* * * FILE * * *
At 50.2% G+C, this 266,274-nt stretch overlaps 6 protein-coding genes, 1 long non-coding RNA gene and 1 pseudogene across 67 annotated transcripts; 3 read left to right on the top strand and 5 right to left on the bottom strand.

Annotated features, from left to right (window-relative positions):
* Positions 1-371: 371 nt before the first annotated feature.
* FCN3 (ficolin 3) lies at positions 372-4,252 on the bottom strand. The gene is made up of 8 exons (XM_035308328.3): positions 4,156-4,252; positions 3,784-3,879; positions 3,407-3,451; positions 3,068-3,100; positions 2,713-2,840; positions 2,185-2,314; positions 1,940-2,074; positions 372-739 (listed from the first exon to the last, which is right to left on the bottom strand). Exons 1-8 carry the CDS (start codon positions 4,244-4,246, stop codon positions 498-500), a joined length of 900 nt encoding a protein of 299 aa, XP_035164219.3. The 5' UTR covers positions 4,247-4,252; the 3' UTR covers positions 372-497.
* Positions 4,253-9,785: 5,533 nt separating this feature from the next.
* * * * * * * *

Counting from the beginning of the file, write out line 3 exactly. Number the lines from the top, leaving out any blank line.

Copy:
* Positions 1-371: 371 nt before the first annotated feature.